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Protect Coral Reefs and They Will Protect Us

Protecting the fish that graze among coral reefs could be one way to save ourselves from rising seas.

Opting Out

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Writing From the Woods: Surveying the Literature of Opting Out

As part of our week-long series on people who opt out of society, Eva Holland traces the American tradition of examining the outdoors with loving precision, from Henry David Thoreau to Annie Dillard.

You Don't Know America

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When Commercial Fishermen Get Together to Recite Poetry

Ever year, hundreds of commercial fishermen gather in Astoria, Oregon, to present their poems and talk about an industry in flux.

 

LOST at Sea

LOST at Sea

While sharks, elephant seals, and Pacific bluefin tuna on the great predator highway don’t carry passports, or care about sovereignty, the humans in Washington should care about the languishing Law of the Sea treaty.

 

Breeding Tropical Fish to Save Their Schools

For every tropical fish that becomes a pet, four are killed. Joan Holt wants to take the violence out of their world.

 

Can Farmed Fish Flourish on a Veggie Diet?

It’s a fish-eat-fish world out there, which is bad news for ailing fisheries providing feedstock for aquaculture. If only some key dinner-table species were vegetarians, smaller fish would be spared.

 

Quake Rescues Reserve, Shakes Baja Fishing Town

An earthquake has helped seal off a traditional fishing spot in Mexico, pleasing conservationists but hurting locals who depend on an annual fishing frenzy to sustain their economy.

 

Lowering Flags of Convenience for Fish Poachers

New international measures to end fish poaching on the high seas would enforce laws where the poacher calls, not where their ships are registered.

 

Something’s Fishy About That Red Snapper

Preventing seafood fraud won’t be easy, but a new law has potential to stop fish poaching and laundering, which involves mislabeling fish in restaurants.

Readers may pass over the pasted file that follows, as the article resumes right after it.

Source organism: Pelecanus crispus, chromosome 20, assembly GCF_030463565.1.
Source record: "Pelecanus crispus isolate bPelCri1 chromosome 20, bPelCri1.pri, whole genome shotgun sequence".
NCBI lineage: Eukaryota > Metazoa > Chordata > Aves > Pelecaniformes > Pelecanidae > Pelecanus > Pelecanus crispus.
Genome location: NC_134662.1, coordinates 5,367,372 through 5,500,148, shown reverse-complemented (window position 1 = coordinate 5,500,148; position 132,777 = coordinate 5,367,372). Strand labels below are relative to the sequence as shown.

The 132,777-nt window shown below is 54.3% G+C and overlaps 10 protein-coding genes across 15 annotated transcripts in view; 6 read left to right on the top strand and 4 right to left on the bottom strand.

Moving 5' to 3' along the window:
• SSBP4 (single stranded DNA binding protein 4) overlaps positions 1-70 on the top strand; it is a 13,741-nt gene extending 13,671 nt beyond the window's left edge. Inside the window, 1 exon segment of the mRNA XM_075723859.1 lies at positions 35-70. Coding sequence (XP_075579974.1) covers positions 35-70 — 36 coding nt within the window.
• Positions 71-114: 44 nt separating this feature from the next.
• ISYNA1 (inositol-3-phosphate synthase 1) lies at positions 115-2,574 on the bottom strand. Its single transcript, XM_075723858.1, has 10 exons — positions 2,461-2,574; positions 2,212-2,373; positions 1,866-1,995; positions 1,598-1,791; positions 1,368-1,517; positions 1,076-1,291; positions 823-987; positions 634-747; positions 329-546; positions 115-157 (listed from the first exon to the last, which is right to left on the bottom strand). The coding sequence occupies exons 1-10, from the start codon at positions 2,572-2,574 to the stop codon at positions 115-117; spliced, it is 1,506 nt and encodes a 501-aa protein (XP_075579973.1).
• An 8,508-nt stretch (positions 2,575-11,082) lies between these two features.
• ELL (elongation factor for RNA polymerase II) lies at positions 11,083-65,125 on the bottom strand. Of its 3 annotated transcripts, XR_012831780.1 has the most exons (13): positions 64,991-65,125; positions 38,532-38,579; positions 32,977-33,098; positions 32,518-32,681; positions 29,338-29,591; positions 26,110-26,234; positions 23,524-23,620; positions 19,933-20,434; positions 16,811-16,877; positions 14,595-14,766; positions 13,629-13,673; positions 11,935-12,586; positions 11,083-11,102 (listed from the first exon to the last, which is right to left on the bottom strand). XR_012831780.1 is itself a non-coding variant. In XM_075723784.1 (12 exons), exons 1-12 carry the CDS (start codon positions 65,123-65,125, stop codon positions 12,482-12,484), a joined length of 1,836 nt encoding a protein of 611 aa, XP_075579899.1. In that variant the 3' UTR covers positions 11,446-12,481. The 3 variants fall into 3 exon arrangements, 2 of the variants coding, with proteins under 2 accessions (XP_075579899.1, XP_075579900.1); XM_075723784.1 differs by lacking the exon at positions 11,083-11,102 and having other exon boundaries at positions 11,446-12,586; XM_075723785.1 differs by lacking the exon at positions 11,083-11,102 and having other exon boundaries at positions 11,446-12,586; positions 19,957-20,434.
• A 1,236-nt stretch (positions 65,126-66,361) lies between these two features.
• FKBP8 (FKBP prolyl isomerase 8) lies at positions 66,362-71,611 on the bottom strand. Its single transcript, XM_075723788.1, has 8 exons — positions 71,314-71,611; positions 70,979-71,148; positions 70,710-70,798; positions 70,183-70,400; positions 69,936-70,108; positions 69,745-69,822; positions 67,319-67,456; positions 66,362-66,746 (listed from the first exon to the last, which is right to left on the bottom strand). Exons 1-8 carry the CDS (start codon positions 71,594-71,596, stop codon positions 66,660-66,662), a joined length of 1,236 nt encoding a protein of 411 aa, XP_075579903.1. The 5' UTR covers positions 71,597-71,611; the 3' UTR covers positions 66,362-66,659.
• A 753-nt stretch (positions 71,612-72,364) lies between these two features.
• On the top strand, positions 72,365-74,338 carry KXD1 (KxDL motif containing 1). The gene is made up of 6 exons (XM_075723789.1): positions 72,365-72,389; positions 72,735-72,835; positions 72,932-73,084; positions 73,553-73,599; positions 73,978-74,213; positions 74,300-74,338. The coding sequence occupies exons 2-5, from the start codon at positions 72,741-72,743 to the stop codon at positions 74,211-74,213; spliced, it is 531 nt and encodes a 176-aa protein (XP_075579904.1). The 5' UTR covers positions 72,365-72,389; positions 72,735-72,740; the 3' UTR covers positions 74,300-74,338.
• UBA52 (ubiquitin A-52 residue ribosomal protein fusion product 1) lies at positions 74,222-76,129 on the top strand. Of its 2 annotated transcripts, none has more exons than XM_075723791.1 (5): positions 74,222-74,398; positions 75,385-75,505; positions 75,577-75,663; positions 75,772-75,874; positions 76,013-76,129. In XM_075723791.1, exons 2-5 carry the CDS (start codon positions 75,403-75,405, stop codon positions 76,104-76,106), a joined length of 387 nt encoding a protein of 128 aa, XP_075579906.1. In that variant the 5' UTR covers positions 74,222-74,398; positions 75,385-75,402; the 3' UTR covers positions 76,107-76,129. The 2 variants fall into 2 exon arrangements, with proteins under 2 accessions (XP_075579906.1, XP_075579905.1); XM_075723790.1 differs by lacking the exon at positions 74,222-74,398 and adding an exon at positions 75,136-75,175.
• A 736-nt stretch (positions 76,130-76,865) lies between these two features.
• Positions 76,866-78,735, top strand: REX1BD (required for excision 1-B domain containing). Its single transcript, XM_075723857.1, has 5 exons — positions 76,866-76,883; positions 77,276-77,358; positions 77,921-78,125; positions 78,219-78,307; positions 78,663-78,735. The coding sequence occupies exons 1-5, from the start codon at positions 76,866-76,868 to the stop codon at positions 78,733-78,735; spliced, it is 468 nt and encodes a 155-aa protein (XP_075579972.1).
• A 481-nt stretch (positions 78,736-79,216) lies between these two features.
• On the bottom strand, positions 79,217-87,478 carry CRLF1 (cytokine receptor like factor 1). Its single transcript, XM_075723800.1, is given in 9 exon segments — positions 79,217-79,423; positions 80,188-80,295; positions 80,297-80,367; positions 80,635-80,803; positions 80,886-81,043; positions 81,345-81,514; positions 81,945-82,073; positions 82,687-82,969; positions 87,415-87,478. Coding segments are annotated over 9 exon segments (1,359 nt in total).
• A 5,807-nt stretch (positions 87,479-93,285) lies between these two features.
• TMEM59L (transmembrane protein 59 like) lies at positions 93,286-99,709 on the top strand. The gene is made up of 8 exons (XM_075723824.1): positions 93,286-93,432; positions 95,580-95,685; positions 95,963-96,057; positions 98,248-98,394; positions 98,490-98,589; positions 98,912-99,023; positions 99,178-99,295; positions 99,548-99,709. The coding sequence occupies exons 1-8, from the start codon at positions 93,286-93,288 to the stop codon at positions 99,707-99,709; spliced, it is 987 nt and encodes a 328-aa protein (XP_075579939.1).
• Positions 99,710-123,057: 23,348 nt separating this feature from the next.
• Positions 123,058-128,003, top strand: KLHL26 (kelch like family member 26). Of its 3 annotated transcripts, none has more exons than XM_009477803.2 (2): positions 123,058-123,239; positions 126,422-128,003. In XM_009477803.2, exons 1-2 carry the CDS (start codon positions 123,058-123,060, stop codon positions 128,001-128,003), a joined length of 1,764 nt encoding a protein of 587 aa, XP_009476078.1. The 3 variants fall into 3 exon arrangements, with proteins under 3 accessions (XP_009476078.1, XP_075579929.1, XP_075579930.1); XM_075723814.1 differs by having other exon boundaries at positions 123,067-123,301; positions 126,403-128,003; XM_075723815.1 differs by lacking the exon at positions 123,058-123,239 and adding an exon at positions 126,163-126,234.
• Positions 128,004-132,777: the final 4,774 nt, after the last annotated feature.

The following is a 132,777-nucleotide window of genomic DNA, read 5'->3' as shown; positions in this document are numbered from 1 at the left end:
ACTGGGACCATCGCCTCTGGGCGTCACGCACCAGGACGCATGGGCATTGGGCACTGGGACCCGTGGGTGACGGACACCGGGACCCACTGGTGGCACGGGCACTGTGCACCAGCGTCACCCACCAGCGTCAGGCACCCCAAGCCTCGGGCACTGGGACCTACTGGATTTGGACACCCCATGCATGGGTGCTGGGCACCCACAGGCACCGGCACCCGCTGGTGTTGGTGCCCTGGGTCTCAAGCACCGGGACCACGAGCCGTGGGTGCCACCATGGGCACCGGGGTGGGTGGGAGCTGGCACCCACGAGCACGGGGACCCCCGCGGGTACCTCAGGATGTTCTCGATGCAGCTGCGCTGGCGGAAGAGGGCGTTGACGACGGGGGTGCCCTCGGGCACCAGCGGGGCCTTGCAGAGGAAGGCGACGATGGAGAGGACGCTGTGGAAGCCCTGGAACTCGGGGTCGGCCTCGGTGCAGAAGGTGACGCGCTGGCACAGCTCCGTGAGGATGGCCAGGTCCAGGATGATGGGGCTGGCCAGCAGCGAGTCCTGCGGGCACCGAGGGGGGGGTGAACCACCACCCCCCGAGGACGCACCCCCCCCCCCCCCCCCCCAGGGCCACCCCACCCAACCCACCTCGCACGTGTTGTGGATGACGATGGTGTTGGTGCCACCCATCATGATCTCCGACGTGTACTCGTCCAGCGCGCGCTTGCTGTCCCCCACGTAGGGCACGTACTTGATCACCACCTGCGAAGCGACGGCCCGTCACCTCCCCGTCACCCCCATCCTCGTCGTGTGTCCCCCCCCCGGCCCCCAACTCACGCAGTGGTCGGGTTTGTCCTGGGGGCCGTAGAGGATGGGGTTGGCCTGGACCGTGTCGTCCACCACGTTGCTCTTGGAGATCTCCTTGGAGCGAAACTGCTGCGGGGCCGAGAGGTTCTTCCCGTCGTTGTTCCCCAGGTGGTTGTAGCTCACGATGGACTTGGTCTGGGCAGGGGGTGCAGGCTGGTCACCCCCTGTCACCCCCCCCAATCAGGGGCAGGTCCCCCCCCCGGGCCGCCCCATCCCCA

Dam Busting: A Concrete Victory for Fish, Jobs

Dam busting has local economic benefits other than clearing the way for an endangered species or restoring a watershed.

 

Snakeheads: the Asian Fish That Terrified Arkansas

How a government team called Operation Mongoose tried to get rid of the invasive northern snakehead by poisoning 400 miles of Arkansas waterways.

 

Fishing for Answers in Alaska

Can the unusual politics, economics and culture of the Alaskan salmon trade serve as a model for sustainable world fisheries?

 

A Fishing War Off Somalia?

Despite some successes in thwarting Somali pirates, itchy trigger fingers may serve no one’s interests except for private security agencies.

 

Fishery Conservation & Smaller Fish Size

A researcher’s analysis of five decades of vacationing anglers’ snapshots shows that in Key West, the game fish species are getting smaller — a finding pointing to the decline of global fisheries.

 

Teach a Man to Share a Fish, and He’ll Fish Forever

A new paper suggests fishery collapse isn’t inevitable if those harvesting seafood share what’s there.

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The Link Between Carbs, Gut Microbes, and Colon Cancer

Reduced carb intake among mice protected them from colon cancer.

The New Weapon Against Disease-Spreading Insects Is Big Data

Computer models that pinpoint the likely locations of mosquitoes and tsetse flies are helping officials target vector control efforts.

People Are Clueless About Placebos

Doctors know that sometimes the best medicine is no medicine at all. But how do patients feel about getting duped into recovery?

No, Walking on All 4 Limbs Is Not a Sign of Human ‘Devolution’

New quantitative analysis reveals that people with Uner Tan Syndrome don't actually walk like primates at all.

Why Didn’t California’s Handheld Phone Ban Reduce Motor Accidents?

Are handheld cell phones as dangerous as they have been made out to be?

The Big One

Today, the United States produces less than two percent of the clothing purchased by Americans. In 1990, it produced nearly 50 percent. July/August 2014

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